"Now we see that there is a family of energy states in DNA responsible for energy dissipation, and this is a major correction in how we view DNA photostability."

Until now, the proposed dark energy state of DNA was a little like the dark matter in the universe – there was no direct way of probing it. The Ohio State chemists used a technique called transient absorption, which is based on the idea that molecules absorb light at specific wavelengths, and allows them to study events happening in less than a picosecond.

They found that DNA dissipates UV energy through the dark state 10-50 percent of the time, depending on which DNA base is excited, and whether a sugar molecule is attached to the base or not.

Next, Kohler's lab is investigating whether the dark state can be linked to DNA damage.

"What are the photochemical consequences of long-lived states? Are they precursors to some of the chemical photoproducts that we know cause damage? That's the Holy Grail in this field -- connecting our growing knowledge of the electronic states of DNA with the photoproducts that damage it," he said.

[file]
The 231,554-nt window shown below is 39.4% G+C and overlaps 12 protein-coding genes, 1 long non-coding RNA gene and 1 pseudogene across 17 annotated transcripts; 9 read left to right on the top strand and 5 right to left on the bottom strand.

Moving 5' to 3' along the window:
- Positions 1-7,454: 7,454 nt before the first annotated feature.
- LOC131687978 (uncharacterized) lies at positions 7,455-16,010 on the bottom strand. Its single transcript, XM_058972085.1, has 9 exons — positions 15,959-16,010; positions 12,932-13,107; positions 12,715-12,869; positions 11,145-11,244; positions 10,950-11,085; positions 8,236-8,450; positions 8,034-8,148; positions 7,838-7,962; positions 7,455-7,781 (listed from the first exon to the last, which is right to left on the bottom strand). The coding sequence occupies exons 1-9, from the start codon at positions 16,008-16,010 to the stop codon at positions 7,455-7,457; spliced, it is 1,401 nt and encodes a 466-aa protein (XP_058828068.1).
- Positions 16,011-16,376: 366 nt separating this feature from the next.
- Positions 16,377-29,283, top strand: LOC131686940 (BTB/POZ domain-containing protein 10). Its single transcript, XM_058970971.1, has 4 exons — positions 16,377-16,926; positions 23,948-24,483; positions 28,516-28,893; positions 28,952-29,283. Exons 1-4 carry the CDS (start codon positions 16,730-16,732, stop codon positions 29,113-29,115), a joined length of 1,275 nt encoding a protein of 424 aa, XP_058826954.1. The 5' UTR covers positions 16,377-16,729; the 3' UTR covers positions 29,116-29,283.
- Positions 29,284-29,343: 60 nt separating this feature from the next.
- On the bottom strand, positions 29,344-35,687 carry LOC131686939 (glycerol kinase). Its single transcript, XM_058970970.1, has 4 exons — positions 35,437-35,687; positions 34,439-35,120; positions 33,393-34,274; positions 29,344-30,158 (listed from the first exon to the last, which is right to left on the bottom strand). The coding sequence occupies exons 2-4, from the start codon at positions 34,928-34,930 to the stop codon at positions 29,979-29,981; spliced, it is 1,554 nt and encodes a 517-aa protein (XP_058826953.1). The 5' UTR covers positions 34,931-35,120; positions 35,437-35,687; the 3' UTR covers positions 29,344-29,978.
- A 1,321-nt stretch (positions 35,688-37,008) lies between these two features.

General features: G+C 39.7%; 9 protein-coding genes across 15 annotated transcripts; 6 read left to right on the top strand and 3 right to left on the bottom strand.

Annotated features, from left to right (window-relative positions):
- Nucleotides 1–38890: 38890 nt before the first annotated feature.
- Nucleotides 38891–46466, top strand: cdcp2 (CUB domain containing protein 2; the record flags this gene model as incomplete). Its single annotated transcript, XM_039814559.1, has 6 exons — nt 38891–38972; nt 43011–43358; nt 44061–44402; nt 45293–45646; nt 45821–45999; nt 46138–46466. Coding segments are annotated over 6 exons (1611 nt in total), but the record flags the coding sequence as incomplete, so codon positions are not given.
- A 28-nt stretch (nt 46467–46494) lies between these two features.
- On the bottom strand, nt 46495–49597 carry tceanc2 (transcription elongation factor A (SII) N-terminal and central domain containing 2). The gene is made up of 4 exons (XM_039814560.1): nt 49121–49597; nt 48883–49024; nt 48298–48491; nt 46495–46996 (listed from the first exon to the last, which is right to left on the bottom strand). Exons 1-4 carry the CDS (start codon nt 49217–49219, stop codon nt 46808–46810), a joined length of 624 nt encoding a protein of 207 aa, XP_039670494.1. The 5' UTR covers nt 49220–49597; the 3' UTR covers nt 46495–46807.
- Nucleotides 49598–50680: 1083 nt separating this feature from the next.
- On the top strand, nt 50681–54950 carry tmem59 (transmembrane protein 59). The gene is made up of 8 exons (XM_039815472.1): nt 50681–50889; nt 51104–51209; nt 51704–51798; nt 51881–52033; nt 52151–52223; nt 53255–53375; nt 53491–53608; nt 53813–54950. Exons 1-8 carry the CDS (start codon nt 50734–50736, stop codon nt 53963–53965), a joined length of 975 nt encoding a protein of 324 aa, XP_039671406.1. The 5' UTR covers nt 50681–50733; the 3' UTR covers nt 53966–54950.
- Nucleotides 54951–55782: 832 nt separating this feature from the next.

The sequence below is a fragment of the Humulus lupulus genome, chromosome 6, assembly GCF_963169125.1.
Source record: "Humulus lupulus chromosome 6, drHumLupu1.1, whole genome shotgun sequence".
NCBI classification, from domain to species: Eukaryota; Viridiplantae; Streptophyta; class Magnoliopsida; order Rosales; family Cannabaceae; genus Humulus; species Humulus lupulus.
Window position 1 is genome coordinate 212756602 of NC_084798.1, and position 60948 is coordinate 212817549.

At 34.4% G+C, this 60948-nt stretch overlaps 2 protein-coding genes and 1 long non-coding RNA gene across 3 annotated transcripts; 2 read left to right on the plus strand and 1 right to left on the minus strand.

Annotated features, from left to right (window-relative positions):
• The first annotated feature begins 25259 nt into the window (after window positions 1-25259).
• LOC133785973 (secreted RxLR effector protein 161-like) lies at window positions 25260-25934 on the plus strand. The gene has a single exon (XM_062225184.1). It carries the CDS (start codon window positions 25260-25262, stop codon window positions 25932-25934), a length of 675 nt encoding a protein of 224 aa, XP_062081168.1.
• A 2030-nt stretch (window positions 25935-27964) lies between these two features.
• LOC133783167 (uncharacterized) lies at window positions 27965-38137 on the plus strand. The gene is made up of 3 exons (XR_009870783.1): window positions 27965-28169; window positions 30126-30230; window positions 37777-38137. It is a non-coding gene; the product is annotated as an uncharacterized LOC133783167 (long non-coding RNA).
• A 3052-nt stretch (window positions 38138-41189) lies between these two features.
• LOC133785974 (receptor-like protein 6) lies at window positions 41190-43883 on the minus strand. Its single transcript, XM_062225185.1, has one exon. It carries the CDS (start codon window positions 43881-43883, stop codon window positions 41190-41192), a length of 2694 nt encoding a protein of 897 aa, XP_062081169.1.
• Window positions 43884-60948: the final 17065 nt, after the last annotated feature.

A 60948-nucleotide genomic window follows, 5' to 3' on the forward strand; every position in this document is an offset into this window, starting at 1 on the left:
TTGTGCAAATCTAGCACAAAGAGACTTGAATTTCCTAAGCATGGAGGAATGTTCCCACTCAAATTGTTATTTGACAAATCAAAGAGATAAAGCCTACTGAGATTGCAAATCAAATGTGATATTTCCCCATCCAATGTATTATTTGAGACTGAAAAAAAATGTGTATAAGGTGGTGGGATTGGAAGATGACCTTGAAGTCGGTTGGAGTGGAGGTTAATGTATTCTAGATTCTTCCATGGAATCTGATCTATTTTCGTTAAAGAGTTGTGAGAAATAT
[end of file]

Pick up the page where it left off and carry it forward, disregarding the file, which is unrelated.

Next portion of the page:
Kohler's coauthors include Carlos E. Crespo-Hernandez, a former postdoctoral researcher at Ohio State, and Patrick M. Hare, who just obtained his Ph.D. from the university and is about to begin a position as a postdoctoral researcher at the University of Notre Dame.

Bern Kohler | EurekAlert!
Further information: